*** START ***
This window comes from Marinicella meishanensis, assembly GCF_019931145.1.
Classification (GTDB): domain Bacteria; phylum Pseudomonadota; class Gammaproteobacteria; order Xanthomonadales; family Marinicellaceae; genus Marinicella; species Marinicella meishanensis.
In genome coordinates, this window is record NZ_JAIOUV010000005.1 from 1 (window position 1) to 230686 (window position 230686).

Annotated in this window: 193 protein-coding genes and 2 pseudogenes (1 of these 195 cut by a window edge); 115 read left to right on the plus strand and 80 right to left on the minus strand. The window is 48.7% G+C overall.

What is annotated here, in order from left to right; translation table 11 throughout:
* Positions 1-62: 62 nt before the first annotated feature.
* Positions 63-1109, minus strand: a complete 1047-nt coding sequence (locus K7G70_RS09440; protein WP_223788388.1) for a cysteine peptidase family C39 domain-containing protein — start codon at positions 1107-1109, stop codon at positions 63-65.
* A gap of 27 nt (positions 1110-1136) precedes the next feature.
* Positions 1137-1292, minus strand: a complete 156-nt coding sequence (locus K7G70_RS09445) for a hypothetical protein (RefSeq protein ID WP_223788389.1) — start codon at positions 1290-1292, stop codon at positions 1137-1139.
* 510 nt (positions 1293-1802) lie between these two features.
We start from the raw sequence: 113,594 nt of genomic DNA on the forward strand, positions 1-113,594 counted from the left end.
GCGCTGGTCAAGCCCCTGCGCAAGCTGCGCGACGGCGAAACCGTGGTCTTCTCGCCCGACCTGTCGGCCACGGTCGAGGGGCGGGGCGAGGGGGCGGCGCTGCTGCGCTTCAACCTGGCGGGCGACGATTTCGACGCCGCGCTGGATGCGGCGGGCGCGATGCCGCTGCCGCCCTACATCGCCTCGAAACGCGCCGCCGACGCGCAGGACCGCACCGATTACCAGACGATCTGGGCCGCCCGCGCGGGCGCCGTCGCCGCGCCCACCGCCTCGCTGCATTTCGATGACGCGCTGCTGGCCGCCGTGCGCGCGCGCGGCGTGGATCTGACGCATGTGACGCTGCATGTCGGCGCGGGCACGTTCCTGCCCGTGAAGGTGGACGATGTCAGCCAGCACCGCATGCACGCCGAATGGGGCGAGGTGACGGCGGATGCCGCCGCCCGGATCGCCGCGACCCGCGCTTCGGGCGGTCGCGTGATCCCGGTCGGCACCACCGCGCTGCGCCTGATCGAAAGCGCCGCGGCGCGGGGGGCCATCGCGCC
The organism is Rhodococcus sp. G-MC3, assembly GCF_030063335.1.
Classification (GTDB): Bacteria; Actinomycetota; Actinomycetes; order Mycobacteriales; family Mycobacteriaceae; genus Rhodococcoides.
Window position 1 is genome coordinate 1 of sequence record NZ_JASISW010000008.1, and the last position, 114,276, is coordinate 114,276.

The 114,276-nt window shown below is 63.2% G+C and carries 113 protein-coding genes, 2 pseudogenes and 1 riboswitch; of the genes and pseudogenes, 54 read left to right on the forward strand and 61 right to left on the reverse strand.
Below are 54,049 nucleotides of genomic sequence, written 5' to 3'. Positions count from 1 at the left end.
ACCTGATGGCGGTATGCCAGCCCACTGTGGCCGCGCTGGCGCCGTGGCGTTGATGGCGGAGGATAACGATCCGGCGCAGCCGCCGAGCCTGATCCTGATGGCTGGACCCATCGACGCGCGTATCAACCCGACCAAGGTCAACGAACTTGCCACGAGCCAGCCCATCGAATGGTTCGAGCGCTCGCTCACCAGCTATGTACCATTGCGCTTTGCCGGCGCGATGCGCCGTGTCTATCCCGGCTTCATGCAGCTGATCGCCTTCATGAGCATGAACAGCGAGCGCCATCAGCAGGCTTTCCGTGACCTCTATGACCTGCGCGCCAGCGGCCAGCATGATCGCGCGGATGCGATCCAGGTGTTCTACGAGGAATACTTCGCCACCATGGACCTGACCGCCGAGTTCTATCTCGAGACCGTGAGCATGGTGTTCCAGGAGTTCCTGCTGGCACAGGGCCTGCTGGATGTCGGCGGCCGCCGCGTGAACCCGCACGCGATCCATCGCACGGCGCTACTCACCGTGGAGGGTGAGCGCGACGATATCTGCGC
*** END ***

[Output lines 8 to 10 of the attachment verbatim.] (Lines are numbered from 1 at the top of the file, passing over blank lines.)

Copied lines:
* A gap of 27 nt (positions 1110-1136) precedes the next feature.
* Positions 1137-1292, minus strand: a complete 156-nt coding sequence (locus K7G70_RS09445) for a hypothetical protein (RefSeq protein ID WP_223788389.1) — start codon at positions 1290-1292, stop codon at positions 1137-1139.
* 510 nt (positions 1293-1802) lie between these two features.